No good deed will go unpunished
published in The Hippocratic Post,
05 December 2016
In the latest Tom Hanks movie, Pilot Sully was a hero as he landed the aircraft on the Hudson River, saving all on board. Crash investigators, however, questioned whether he had made an error of judgement, and whether he could in fact have landed safely at a nearby airport.
As nurses, we often have to make split-second judgments, only to be reprimanded later by seniors who inform us of how things could have been done better.
In the movie, well-rehearsed flight simulators prove that Sully’s decision may not have been the wisest – until a 35 second delay is added to the simulator to represent the addition of ‘humanity to the cockpit’, and the plane crashes. By humanity, they mean the feelings of fear, desperation and momentary delay that can occur as a well-trained professional is exposed to an apparent perfect storm of events that threaten to overwhelm and undermine their thinking.
In nursing, I have witnessed overworked, undertrained, under-resourced and fearful staff make decisions that have later resulted in disciplinary action by management. At the time, however, the nurse was doing a good deed, and the accusers might do well to add humanity to their thinking before administering punishment. Here are some of the stories.
The overworked nurse
My colleague had to attend court to explain why she had not stayed in the toilet with a neurosurgical patient who had subsequently fallen to the floor and banged her head; she was also looking after six other seriously ill neurosurgical patients on the ward at the time. Accident investigators may well point out her error of judgement, but what other calamity may have occurred if she had left her other patients unattended?
My sister, also a nurse, was reprimanded for not recording blood pressures every 15 minutes on an acutely ill patient; she had seven other poorly patients too. Another nurse is currently suspended and being investigated for sleeping during her 30 minute break on her seventh night shift. My sister could have focussed more on the sicker patient; my colleague could have worked through her tiredness – who knows the outcome?
I was disciplined for allowing a husband of a patient to borrow my swipe card to access the cafeteria behind the ward. The accusers rightly explained to me the breach of security that I had allowed: true indeed, but the man was well known to me as his wife had just been admitted for removal of a third brain tumour. The malnourished patient was tempted by the thought of hot chips, the husband didn’t want to leave his wife for the 20 minute walk that would be required without the staff access, and I made my decision.
The undertrained nurse
One brave colleague works for a nursing agency and is sent to work in care homes across the county. Attending one particularly chaotic home, he struggled to locate the medicines in the drug trolley. Having found most of them, but unable to find a particular laxative and iron tablet, he made the decision to carry on with his other more important clinical duties, and document the missing medication. He has been severely disciplined for this “medication error” despite receiving no training in understanding their haphazard system of drug storage.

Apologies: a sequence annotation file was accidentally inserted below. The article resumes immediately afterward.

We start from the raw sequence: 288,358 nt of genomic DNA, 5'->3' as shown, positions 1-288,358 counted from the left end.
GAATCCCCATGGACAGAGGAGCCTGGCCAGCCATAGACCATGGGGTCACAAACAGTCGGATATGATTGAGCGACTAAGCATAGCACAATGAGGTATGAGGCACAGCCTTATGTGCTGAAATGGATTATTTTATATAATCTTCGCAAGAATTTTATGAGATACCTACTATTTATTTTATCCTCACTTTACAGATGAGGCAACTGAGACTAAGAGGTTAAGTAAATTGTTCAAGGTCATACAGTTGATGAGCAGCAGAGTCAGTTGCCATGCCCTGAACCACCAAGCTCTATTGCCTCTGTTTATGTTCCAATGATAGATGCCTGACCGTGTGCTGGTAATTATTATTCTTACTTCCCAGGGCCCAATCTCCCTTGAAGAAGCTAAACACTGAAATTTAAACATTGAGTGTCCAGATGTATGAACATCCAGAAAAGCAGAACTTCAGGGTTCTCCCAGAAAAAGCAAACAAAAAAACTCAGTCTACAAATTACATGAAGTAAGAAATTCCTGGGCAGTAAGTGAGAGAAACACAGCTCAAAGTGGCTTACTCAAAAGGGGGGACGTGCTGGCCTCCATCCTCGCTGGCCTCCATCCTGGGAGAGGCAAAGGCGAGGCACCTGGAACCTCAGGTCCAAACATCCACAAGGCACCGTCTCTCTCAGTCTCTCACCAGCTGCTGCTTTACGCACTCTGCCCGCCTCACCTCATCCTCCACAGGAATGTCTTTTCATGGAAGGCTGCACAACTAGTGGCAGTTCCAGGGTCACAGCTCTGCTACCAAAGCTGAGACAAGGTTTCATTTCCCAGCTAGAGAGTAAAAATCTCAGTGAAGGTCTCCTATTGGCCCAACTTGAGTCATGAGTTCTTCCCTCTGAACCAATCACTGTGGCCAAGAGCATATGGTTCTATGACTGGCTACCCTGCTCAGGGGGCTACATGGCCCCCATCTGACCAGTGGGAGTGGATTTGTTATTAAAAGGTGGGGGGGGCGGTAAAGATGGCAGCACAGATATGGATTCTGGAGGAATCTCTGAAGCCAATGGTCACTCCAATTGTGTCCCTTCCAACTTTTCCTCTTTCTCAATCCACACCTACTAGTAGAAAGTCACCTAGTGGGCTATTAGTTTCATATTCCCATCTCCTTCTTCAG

Another nurse was called to account for deciding to use the wrong type of dressing on a leg ulcer, despite having not been offered wound care training for years.
The under-resourced nurse
At the nursing home where I work, we are often searching for appropriate wound dressings, begging to borrow blood-taking equipment from the surgery next door and chasing medication orders that seem to take days to arrive. On each shift, we must decide which are the most important orders (from a very long list) to chase. Senior management, meanwhile, are quick to call us in for questioning when the dressing of a wound, a blood test or the administration of medication is delayed.
The fearful nurse
On one not so unusual shift, one nurse was left to do the work of two nurses due to sickness. The wise decision, made with retrospect, would be to refuse to take on such an unsafe workload. Through fear of leaving patients unattended, and through fear of senior management, the nurse bravely attempted to achieve the impossible. The recognition for her compassion and effort? A disciplinary hearing for the omission of some non-essential medicines and administrative tasks.
Most nurses are trying to make good decisions in a bad situation. When adverse events are the result, the accident investigators might do well to consider the context. And sometimes miracles do happen, as they did for Pilot Sully, and as they have done in the clinical setting, when good care is given despite adversity.
Sometimes, wrong decisions are made. I once used the wrong syringe for insulin. It was one of the worst drug errors that I could have made, but after involving the senior medics, no harm was done. Neurosurgeon Henry Marsh wrote an inspiring lecture entitled “All my worst mistakes”. Medicine is built on mistakes. Millions of decisions are made in the clinical setting everyday: we can do well to learn from the wrong ones and be slower to suppose that good decisions could have been better.
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